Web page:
School for the Escape Artists

The first social media outlet to go was Twitter. I never even tried Pinterest. Now, Facebook‘s days may be coming to an end.

It’s not them; it’s me, really. I still have my Twitter account, and I think I even have a Pinterest account (though, I’ve never logged on), but I can’t allow myself to use them. I know myself, and I know I’ll start the comparison game. I’ll find all the reasons I’m not doing life right or depriving my children of the perfect childhood, so I’ve decided to spare myself the torture.

I had never thought I’d treat Facebook the same way, but last night I started to reconsider my previous position. Post after post after post were from moms commenting on their children’s first day of school, and the moms were all crying. Those moms whose children won’t start until next week were squeezing their babies tighter, not wanting that dreadful day to come.

My first thought was, What the heck is wrong with them?! However, after reading how many moms were crying, I then thought, What the heck is wrong with me?!

My son starts first grade tomorrow, and the only emotion I feel is excitement. Yesterday, we visited his classroom, cute little desks filled with brand new workbooks and the hermit crab class pet to complete the perfection, and I wanted to start school with him. My daughter starts kindergarten in a week, and the very mention of school brings a smile to her face. When I visualize her wearing her plaid uniform and hair bow, I smile with her.

I know I’m not a bad mom for looking at school as an exciting time, but I can’t help wondering why I’m not more sentimental….

Last night, I lay in bed for a good while before I fell asleep. My mind was full of random thoughts, ranging from the sermon I heard two weeks ago to the bedtime routine of my kiddos when they were three. My mind stayed on the latter.

None of my children transitioned to the toddler bed well, and nap times were extremely difficult. At one point, we resorted to turning the doorknobs around so that we could lock the door from the outside and trap our kids on the inside in hopes of forcing them to sleep.

Caleb was the first child to defy nap time. I remember feeling like the victor after changing the knobs, knowing that I would finally have the ‘mommy time’ to clean or pay bills or just sit for a minute while he rested quietly in his room. That is until I saw him make his way down the stairs. How in the world did he get out? I wondered. After putting Caleb back in his room, re-locking his door, and finding this little boy down the stairs again, I repeated the routine but stayed camped out in front of his room. I would crack the code.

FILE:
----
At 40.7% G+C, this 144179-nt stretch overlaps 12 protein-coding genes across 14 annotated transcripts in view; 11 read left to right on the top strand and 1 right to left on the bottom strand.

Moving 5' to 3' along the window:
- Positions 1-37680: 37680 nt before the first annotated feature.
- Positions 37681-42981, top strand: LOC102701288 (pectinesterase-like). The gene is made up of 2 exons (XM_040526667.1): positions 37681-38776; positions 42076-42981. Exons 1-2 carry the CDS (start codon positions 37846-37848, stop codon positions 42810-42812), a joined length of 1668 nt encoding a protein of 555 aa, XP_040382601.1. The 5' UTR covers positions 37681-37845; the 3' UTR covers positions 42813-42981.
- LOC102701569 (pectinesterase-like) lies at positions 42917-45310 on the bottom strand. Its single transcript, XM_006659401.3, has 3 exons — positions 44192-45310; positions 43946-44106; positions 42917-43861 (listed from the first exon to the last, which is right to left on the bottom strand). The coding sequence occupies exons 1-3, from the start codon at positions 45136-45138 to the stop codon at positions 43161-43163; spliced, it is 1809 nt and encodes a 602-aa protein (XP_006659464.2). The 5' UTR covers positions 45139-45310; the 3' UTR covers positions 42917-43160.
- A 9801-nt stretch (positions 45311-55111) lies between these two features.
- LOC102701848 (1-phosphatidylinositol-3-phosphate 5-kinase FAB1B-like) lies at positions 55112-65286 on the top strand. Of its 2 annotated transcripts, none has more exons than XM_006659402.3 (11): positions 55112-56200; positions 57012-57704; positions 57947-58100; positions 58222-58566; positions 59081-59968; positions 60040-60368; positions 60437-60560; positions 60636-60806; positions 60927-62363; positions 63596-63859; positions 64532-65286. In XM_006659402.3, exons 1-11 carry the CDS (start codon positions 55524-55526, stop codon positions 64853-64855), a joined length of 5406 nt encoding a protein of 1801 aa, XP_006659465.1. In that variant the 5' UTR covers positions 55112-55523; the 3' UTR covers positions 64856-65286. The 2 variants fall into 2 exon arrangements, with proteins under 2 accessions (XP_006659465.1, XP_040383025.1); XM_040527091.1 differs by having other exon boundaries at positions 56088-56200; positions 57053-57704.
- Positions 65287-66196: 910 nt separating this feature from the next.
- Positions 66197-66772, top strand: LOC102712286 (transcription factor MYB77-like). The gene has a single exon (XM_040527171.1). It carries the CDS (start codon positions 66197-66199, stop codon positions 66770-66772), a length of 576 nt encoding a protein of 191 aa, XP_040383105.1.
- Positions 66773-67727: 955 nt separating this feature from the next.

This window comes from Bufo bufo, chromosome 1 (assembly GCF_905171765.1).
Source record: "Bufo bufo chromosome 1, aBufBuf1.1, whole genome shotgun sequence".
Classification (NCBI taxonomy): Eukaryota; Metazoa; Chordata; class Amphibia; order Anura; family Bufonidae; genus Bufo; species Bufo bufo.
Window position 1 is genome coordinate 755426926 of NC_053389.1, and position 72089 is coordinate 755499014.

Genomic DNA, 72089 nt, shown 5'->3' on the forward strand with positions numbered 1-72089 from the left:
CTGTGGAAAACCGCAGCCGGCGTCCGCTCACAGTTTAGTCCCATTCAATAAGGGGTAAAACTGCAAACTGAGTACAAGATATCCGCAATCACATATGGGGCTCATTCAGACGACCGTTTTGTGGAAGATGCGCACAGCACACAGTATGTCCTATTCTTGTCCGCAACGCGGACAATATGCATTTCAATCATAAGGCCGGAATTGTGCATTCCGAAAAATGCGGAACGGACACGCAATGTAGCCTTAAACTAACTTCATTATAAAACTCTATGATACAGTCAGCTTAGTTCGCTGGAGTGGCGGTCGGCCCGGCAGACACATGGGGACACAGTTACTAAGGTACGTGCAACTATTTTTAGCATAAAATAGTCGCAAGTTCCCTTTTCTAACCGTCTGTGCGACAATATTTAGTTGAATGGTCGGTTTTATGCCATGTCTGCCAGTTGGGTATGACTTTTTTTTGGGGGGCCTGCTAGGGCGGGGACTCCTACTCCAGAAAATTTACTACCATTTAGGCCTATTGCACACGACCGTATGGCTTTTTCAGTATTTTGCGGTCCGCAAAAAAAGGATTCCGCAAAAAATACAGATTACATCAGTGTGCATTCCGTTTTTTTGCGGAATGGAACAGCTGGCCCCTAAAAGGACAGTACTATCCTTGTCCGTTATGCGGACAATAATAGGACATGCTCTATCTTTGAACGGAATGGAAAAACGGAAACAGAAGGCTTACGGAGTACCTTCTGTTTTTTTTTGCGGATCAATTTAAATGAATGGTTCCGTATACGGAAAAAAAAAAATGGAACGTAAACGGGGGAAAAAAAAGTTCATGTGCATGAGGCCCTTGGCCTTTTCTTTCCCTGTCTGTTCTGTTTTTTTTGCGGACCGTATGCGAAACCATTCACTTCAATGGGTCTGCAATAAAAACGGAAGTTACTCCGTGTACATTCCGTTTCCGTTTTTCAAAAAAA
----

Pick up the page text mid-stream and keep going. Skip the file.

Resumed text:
As I sat, I watched the lock magically turn to the horizontal position, and there stood my three-year-old, having pushed open his door with his Lightning McQueen suitcase in hand. I was baffled–until I saw that he was holding the zipper. Yes, my little boy learned how to pick a lock with the zipper on a suitcase.

I promptly removed the suitcase and locked his door again, but Caleb knew that his jeans also had zippers. I couldn’t even lock my son in his room.

I knew Caleb was clever, but I was hoping for different results with his sister. Hannah Grace, however, proved that she, too, had the criminal gene and picked her lock with the prongs of her nightlight. Chloe’s room had a dutch door so that we could see in her room while she was locked out. She didn’t mess with picking locks. Instead, she dumped out the baskets that held her shoes and simply stood on them, reached over, and unlocked her door. Pillows, dolls, and laundry baskets could also give her the extra height if she needed it. When all such items were removed, Chloe flung her body, catching her forearms on the top of her door. She would use every bit of her strength to wiggle up and over the top.

I was no match for them.

locked in

I’m not sure what started the train of thought that led me to thinking about those dreadful days. However, I did figure out why I wasn’t crying about school starting–I was all cried out.

What emotions did you experience when your children started school? Were any of you out there a successful escape artist as a child, or do you have an escape artist of your own?